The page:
Later that year, I signed up and began the Recover twelve-step study program. This is where God began exposing my deep-rooted hurts, sinful compulsive habits, and the pride I was using to cover them up. For me, this study was extremely challenging, deeply exposing, and emotionally draining; yet, at the same time, it was liberating and life-giving.
During this twenty-eight week twelve-step study, God revealed life events and memories that I had suppressed for over fifty years. The first was my early childhood years, specifically, my dysfunctional and abusive home life. I learned that, as a child, I unknowingly learned these unhealthy codependent coping skills out of my need for survival.
Through recovery, I began understanding that it was my responsibility to admit my wrong doing, stop blaming those who hurt me, and get the help I desperately needed to break this cycle of insanity in my life. I also came to believe that Jesus Christ’s plans for me included giving me a way of escape, and that way of escape was the twelve “Biblical Steps” and the eight recovery principles found in Jesus’ Beatitudes and the recovery ministry.
During my thirty-six years as a Christian, I have served as a member of a growing local church. Over those years, I would be involved in a number of couples’ and men’s study groups. I would even lead a few.
But I was never able to experience the true healing power of Jesus Christ until I got into Recovery.
For me, God has used the Recover ministry, the Twelve-Step Study format, and courageous men and women I’ve met to help set me free from the spiritual and emotional bondage that had held me captive for more than fifty years.
I have learned that I am not God and that I am powerless over my compulsive behaviors. In Romans 7 verse 5 the apostle Paul talks about his inability to do the right thing when he pens these words: “For what I am doing, I do not understand; for I am not practicing what I would like to do, but I am doing the very thing I hate!” Paul was simply admitting to his own powerlessness apart from Jesus Christ.
Today, I am more freely able to receive and experience God’s unconditional loving-kindness.
Through the Recover ministry, God has equipped me with His powerful biblical tools to recover, and I have been released from past hurts and sins and healed in ways that I never thought were possible. For the first time in my life, I am beginning to trust God with areas of my life that have previously been off limits.
While taking a fearless moral inventory of myself, I listed those whom I needed to make amends with for causing them harm. Starting with my wife Lorrie, then my oldest daughter, Amanda, and my two sons, David and Ben. I set up a private time where I sat with each one and, to the best of my ability, admitted the exact nature of my wrong doing, claiming full responsibility for all my actions. I apologized, asking each family member for their forgiveness, expecting nothing in return. Gratefully, each one extended their forgiveness to me.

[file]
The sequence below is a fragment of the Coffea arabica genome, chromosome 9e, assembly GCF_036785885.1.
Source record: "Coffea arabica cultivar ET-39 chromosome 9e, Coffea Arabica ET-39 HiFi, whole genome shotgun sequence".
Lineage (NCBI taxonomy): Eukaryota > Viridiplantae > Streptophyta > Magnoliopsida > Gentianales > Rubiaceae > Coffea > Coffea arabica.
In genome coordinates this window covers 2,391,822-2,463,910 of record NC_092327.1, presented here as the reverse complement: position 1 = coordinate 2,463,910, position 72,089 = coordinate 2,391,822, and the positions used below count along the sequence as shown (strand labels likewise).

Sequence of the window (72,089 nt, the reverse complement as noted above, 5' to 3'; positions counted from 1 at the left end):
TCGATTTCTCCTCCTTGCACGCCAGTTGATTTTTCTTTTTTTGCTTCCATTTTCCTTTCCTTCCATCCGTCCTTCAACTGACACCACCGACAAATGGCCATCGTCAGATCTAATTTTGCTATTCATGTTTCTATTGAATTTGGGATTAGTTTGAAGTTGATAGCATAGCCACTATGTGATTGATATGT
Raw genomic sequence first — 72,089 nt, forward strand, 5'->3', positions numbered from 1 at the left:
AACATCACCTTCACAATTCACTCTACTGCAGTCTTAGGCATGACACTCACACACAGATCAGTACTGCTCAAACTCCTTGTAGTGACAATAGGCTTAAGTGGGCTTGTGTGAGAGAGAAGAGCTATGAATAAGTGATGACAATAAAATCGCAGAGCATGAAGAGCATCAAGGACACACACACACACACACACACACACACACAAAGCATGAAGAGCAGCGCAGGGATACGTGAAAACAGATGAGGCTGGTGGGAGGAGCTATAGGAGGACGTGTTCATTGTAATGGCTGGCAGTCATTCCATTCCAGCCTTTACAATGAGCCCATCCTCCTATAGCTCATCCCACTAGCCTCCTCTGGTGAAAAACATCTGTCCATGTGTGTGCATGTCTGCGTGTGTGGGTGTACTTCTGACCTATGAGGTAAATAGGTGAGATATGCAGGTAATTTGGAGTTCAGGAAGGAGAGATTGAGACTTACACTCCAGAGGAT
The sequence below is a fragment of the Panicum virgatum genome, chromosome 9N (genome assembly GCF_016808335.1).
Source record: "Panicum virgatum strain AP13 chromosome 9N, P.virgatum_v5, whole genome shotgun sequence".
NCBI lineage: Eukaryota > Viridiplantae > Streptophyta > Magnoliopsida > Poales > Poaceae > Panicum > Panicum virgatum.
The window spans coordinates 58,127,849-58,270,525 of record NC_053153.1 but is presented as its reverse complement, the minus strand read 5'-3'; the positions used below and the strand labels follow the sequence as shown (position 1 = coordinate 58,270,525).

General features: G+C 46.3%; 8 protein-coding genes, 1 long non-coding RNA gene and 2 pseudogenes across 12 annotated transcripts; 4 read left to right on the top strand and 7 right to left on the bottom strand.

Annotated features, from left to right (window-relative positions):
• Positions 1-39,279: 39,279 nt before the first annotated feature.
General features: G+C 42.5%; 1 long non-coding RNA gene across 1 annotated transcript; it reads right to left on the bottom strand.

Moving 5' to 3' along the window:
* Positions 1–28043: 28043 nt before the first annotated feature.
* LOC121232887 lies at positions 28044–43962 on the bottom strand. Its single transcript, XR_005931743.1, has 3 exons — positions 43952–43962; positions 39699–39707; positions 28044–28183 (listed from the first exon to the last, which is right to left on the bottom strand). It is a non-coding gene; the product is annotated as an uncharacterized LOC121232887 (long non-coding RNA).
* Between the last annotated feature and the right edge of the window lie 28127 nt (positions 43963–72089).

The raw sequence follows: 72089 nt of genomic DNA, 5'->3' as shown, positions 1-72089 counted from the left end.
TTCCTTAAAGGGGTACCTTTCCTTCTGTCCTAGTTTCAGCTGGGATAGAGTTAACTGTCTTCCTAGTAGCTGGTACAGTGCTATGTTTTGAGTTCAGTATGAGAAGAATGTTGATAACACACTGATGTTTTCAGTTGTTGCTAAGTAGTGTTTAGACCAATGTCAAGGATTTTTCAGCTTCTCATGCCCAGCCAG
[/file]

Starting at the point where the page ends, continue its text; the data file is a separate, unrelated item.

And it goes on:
Amanda’s hug and kiss on my cheek after we met had the most profound and liberating impact on me.
I’ve learned that healing is designed to be done in community and that it doesn’t happen until we verbally confess our sins one to another.
James 5:16 says this: “Therefore confess your sins to each other and pray for each other so that you may be healed. The prayer of a righteous person is powerful and effective!”
I have also been able to forgive myself, and I have forgiven those who have caused me great harm. I have written letters to people I have hurt and to those who have hurt me. Although some letters couldn’t be mailed, writing them was a necessary part of my recovery. I have released each person and forgiven them from their wrongs against me. I no longer am resentful toward them, nor do I wish them any harm.
I can’t thank God enough for the work He is doing inside of me, for showing me my own sin and wrong doing, and for abundantly forgiving me. Because of His grace and mercy, I am able to more freely open up with my Recover family, my wife, my kids, and my friends about my personal struggles and my victories.
I am learning that we are all recovering from something. And I am learning that true recovery is an ongoing, lifelong process that needs to be worked at daily. These days, I see God’s hand of affirmation on me in new ways.
Although I will never experience my full healing this side of heaven, I am beginning to find hope again, and I am beginning to dream about the plans and purposes God has for me in my future. For the first time in my life, I am beginning to live one day at a time. I am looking less in the rearview mirror of my life, and I am more hopeful about my future. I am choosing to believe God’s got me right where He wants me for His purposes and His reasons. I am enjoying more of those “Breakthrough Moments” that come in the course of each day when I let God have His way in me.
I still struggle, but now, I’m aware of my compulsive tendencies, and with God’s help, I am making better choices and living a more balanced life. I thank Him every day for the love, compassion, and Grace that He pours out on me in full measure.
If I could encourage one person, I would say this:
It is never too late, no matter how old you are, to find healing, rest, and recovery for your soul. I am so grateful to God for giving me the gift of Recovery at the age of sixty.
And please remember, God is nearest to us when we are brokenhearted, lonely, or fearful. It is the LORD’S absolute desire to take our mortal hurts, sinful habits, and emotional hang-ups and exchange them for His wholeness.
Thank you for allowing me to share my story with you!